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Hey there, if you’re a parent researching the palate expanders your child is about to wear, I’ve got you covered. And if you’re a patient, welcome! I know palate expanders are intimidating, but they’re actually great, and there’s nothing to worry about.
I’ve placed hundreds of palate expanders over the years, and if used properly, they do a spectacular job of truly widening the upper jaw and creating the space we need. But how do they work, exactly, and how do they “widen” bone? That’s what I want to cover in this article.
Palate expander components & Their Purpose
There are several types of palate expanders, but I’m going to cover the most popular types of fixed expanders. You can check the variations in the gallery below (images courtesy of Universal Orthodontic Lab):
It’s obvious from the images above that what most palate expanders have in common is: bands on the first molars and a strong screw that sits on top of the palate. Everything is connected through thick metal wires (or arms) that can withstand the high forces created by the screw.
The only exception to this setup is the bonded palate expander. You’ll see thick acrylic pads on both sides that cover multiple teeth. The bonded palate expander is used in certain situations where banding the first molars isn’t possible, or when we want to correct certain types of bites.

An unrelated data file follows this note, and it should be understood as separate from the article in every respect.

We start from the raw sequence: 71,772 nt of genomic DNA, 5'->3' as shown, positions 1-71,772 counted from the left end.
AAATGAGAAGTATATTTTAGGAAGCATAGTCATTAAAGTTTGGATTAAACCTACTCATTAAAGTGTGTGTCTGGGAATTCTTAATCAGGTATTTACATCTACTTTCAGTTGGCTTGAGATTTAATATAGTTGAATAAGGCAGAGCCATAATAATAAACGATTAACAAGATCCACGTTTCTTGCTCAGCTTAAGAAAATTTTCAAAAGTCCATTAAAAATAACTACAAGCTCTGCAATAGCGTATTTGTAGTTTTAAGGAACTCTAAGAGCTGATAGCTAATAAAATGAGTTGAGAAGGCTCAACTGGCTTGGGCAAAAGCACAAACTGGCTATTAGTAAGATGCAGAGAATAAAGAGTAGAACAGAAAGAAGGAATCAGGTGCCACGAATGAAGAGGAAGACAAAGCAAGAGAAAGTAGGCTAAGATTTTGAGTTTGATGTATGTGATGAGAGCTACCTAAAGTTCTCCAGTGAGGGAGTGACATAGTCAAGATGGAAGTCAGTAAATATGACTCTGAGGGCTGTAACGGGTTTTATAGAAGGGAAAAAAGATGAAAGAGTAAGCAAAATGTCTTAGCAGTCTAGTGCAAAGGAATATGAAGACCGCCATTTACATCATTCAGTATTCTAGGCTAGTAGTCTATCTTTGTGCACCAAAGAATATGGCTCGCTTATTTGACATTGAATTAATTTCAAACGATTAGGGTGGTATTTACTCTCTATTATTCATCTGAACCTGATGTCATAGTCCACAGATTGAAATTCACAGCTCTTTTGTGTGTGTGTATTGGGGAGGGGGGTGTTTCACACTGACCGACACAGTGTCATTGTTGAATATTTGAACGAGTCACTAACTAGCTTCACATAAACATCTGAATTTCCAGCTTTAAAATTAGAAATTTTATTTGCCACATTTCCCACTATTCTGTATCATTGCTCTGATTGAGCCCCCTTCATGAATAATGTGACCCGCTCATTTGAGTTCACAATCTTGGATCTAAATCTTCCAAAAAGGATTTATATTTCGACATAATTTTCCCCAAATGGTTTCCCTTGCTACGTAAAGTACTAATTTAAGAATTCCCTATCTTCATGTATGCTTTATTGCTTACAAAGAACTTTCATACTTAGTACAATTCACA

The types of expanders used by orthodontists in order of popularity are these:
Now that you’re a little more familiar with all the shapes and sizes of a palate expander, know that if your kid is 13 and under, he or she will probably receive a classic or bonded palate expander. You can read this article to understand more about the optimal age to get an expander, and the difference between banded and bonded.
If you’re an adult getting braces, or if your child is older than 14, your orthodontist may suggest getting a MARPE expander. Since expansion is nearly impossible with normal expanders after a certain age, the MARPE method does an almost surgical job of opening the suture, sans the surgery. You can read all about it in this article.
Lastly, the most important aspect of a palate expander is that it is cemented, so you can’t take it off whenever you like, and it has a screw that needs to be activated by the patient, every single day, for a set amount of days.
We’ll cover why it’s so important that your palate expander stays on, and how exactly to use the screw in the following sections.
How does it all work?
Did you know that palate expansion was discovered accidentally? It goes as back as 1860 when a dentist named Angell placed a screw between the premolars of a 14-year old girl. When she returned, 2 weeks later, he noticed a gap between her front teeth.